Myliobatidae

 

Aetobatus narinari (Euphrasen, 1790)

Arraia-pintada

Ogcocephalidae

 

Ogcocephalus vespertilio (Linnaeus, 1758)

Peixe-morcego

Polynemidae

 

Polydactylus virginicus (Linnaeus, 1758)

Barbado; barbudo

Pomacanthidae

 

Pomacanthus paru (Bloch, 1787)

Parum-preto

Priacanthidae

 

Selar crumenophthalmus (Bloch, 1793)

Garapau

Sciaenidae

 

Larimus breviceps (Cuvier, 1830)

Boca-mole

Cynoscion leiarchus (Cuvier, 1830)

Pescada-branca

Macrodon ancylodon (Bloch & Schneider, 1801)

Pescada-curuvina

Cynoscion sp.

Pescada-amarela

Cynoscion sp.

Pescada-bico-fino

Cynoscion sp.

Pescada-ticupá

Scombridae

 

Aconthocybium solandri (Cuvier, 1832)

Cavala

Scorpaenidae

 

Scorpaena plumieri (Bloch, 1789)

Aniquim; anequim

Serranidae

 

Epinephelus adscensionis (Osbeck, 1765)

Gato

Epinephelus itajara (Lichtenstein, 1822)

Mero

Myripristis jacobus (Cuvier, 1829)

Oiuda

Etelis oculatus (Valenciennes, 1828)

Pargo-piranga

Serranus flaviventris (Cuvier, 1829)

Sapé

Sparidae

 

Pagrus pagrus (Linnaeus, 1758)

Salema

Sphyraenidae

 

Sphyraena barracuda (Walbaum, 1792)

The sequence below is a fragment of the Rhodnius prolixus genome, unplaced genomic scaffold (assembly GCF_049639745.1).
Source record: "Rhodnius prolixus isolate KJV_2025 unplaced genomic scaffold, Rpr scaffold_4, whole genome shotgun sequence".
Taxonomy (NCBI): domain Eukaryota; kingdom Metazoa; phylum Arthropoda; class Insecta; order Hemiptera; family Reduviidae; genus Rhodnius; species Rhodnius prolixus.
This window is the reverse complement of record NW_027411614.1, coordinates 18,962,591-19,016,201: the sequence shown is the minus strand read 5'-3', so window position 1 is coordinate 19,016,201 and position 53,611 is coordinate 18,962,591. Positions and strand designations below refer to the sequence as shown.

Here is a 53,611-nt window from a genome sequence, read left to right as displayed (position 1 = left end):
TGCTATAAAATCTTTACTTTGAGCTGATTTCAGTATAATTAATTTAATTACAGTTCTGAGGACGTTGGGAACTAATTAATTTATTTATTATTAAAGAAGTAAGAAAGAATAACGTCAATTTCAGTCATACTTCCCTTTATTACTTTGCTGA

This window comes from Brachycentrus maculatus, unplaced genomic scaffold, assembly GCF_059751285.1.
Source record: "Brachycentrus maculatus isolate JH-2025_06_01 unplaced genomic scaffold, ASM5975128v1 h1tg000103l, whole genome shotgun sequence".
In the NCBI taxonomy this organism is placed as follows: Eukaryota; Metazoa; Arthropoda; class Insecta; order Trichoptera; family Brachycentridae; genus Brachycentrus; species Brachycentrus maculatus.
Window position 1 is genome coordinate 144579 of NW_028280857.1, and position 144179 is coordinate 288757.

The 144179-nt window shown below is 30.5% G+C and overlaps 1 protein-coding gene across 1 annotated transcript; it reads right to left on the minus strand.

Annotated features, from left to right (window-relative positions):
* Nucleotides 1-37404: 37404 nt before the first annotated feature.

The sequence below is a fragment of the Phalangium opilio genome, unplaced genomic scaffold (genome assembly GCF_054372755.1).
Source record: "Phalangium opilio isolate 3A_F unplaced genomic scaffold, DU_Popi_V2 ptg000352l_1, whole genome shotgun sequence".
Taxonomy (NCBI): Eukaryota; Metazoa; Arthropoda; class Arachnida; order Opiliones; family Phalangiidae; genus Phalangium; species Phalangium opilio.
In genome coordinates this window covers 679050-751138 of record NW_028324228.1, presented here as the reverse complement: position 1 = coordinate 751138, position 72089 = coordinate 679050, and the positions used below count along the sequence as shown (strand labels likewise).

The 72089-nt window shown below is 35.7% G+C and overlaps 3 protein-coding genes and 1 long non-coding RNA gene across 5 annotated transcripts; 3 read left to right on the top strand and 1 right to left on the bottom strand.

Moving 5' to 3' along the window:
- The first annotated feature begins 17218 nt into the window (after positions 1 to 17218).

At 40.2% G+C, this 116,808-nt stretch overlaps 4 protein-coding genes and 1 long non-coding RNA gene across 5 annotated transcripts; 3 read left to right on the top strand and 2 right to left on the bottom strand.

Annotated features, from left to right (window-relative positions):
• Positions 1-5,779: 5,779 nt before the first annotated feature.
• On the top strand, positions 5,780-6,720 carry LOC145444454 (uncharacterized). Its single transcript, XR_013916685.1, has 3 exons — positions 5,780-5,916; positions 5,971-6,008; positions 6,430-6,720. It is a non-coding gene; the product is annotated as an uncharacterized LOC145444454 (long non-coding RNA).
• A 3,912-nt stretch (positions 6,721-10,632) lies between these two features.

Barracuda

Stromateidae

 

Peprilus paru (Linnaeus, 1758)

Mocinha

Tetraodontidae

 

Lactophrys trigonus (Linnaeus, 1758)

Baiacu-araldo

Lactophrys sp.

Baiacu-carlitão

In the research of Seixas and Begossi [59], in São Paulo, the authors identified another kind of correspondence, called over-differentiation type II, where two or more folk generic taxa correspond to two or more scientific species. This type of correspondence was also observed in four cases in the present study: “bagre-canhacoco”, “bagre-da-costa” and “bagre-areiaçu” (Aspistor luniscutis, Sciades proops), “baiacu-de-chifre” or “baiacu-vaquinha” (Acanthostracion quadricornis, Acanthostracion polygonius); “cação-choque” or “choqueiro” (Narcine bancrofti, Narcine brasiliensis), and “cação-panã”, “tubarão-cornuda”, “martelo”, “tubarão-cabeça-de-martelo” and “tintureira” (Sphyrna tiburo, Sphyrna lewini, Sphyrna zygaena). Such cases show that the correlations proposed by Berlin [45] may overlap.